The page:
Wednesday, April 18, 2012

What is More Strategic Than Training Emerging Leaders?

The part of DOVE I am most interested in is DOVE’s training of emerging church leaders. In the west, many Christians react negatively when they hear the word, “Emerging Church” and they are not sure just what the church is supposed to emerging from. The Emergent Church in the west wants to emerge from its long history of association with colonialism, racism, and the white privilege gained on the years of exploitation of African slaves, the annihilation of the Native Americans, and the theft of Native American land. In a nutshell, they want to emerge from the attitude of entitlement, arrogance and self-confidence that is a part our way of being in the world.

Since Cambodian Christian young adults are from a church with a very short history, what could they possibly need to emerge from? For the most part, the church here has never really expressed a Cambodian cultural way of being the church. Early missionaries introduced a very western gospel and Christian culture, and many contemporary missionaries, both Asian and Western continue to encourage western expressions. Happily, the Cambodian church goes along because a western institutional expression with its hierarchy, property, and maintenance, keeps things very tidy within the four walls of the church.

DOVE believes that Cambodians need to be encouraged to discover and embrace a way of being the Cambodian Church with appropriate cultural expression. As church leadership fights to maintain status, roles, credibility, and order, Cambodian Christian young people are hungry to be about what the church is meant to be: people sent by God to cross barriers with the gospel in both word and deed. These young people resonate with social justice and holistic ministry because they know that engaging in such ministries bears witness to the reign of Christ and many are willing sacrifice and take risks for that purpose. These young people come alive when given the chance to be the church as it has been called to be. They instinctively know that the church does its best on the margins, serving those on the margins.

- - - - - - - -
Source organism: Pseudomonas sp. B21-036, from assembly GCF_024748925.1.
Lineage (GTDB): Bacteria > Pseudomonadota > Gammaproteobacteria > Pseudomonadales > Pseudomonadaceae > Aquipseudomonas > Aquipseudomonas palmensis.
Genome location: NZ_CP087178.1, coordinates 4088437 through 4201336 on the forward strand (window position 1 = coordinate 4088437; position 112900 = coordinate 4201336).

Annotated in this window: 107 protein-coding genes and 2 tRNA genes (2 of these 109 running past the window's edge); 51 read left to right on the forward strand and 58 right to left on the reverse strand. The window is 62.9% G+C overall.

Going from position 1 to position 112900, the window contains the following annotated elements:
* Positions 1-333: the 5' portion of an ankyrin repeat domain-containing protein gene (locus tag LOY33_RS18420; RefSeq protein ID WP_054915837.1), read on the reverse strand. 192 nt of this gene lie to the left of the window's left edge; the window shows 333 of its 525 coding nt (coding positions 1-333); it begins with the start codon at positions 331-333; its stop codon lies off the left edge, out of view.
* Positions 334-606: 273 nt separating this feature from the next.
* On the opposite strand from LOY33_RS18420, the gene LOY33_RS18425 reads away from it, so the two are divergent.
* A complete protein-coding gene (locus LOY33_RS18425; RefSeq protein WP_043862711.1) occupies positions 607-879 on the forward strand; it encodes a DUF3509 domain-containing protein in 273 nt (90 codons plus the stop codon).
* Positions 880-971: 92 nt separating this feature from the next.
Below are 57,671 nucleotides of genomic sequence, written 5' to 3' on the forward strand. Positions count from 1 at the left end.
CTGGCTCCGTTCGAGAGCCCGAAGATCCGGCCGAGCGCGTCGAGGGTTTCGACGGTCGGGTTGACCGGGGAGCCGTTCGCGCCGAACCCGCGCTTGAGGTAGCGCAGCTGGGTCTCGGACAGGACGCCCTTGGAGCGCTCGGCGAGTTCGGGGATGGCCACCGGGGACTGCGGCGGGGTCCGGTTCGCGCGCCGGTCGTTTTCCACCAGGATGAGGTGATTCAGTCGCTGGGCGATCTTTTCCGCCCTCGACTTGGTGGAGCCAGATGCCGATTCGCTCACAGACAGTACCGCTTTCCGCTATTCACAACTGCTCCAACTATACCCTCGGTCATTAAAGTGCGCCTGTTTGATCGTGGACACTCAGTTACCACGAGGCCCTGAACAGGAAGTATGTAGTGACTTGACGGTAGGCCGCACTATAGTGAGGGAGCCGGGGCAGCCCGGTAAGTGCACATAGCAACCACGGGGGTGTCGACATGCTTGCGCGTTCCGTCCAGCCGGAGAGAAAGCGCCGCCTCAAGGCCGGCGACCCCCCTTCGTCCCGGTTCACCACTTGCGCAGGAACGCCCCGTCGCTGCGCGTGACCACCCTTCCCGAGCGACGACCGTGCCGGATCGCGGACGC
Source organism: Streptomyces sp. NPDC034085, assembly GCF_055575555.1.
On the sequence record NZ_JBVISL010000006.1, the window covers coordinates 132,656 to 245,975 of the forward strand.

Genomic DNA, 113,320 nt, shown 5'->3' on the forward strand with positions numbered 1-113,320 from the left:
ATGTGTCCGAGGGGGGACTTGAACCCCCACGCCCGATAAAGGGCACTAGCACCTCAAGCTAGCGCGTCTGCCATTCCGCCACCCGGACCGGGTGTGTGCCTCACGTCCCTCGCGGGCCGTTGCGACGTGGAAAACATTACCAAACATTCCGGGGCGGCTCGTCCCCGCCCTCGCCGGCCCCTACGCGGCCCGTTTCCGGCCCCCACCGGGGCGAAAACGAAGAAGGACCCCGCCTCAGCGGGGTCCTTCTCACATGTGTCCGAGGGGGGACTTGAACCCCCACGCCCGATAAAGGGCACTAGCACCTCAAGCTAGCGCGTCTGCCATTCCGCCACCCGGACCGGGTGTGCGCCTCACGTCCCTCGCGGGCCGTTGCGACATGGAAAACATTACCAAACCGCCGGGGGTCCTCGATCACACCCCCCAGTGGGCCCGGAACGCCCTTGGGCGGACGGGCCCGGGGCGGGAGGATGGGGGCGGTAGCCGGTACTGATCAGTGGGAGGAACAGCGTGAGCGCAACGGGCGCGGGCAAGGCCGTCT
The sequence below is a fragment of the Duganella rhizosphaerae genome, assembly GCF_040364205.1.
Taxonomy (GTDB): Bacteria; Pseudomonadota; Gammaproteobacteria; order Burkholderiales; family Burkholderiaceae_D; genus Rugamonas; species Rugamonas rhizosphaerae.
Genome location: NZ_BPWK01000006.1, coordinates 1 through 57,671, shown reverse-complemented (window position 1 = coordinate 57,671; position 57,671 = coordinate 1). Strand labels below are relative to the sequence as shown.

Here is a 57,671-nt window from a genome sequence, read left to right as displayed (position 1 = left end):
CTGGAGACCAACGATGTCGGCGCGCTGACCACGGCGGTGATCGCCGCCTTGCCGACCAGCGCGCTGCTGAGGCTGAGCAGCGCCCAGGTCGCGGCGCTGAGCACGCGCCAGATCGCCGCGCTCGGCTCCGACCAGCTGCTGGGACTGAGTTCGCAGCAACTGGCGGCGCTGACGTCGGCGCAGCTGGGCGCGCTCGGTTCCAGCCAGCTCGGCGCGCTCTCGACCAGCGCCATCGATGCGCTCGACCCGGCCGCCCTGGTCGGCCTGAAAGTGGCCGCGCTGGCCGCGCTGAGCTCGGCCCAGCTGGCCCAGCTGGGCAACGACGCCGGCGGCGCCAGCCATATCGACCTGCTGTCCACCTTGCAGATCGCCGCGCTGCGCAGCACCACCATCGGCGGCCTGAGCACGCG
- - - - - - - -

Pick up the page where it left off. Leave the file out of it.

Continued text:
DOVE, through the Diamond Programs Levels 1 & 2, gives Cambodian emerging church leaders in Phnom Penh and three provincial cities the chance to reflect on the missional nature of the church. Through dialogue, dynamic reflection, exposure trips, field work, and interactive classroom activity, they gain the insight and the experience to minister creatively to and from the margins of society.

Pray with us at DOVE that we can first go deeper, and then wider with our vision of empowering Cambodian emerging church leaders to bring the needed changes to their churches that they might be more of the expression of the church that God intended them to be, and in turn, better reflect God’s love for all his children, and especially the poor and oppressed.

Sunday, April 8, 2012

Cry of the Gecko, by Brian Maher

Cry of the Gecko: Available in the US in book form or electronically. Available soon in Cambodia.

Gospel Trumps Culture?

Photo of David Ellison's grave in Kombol. He gave his life as a pioneer missionary to Cambodia, bringing the good news of the gospel in 1923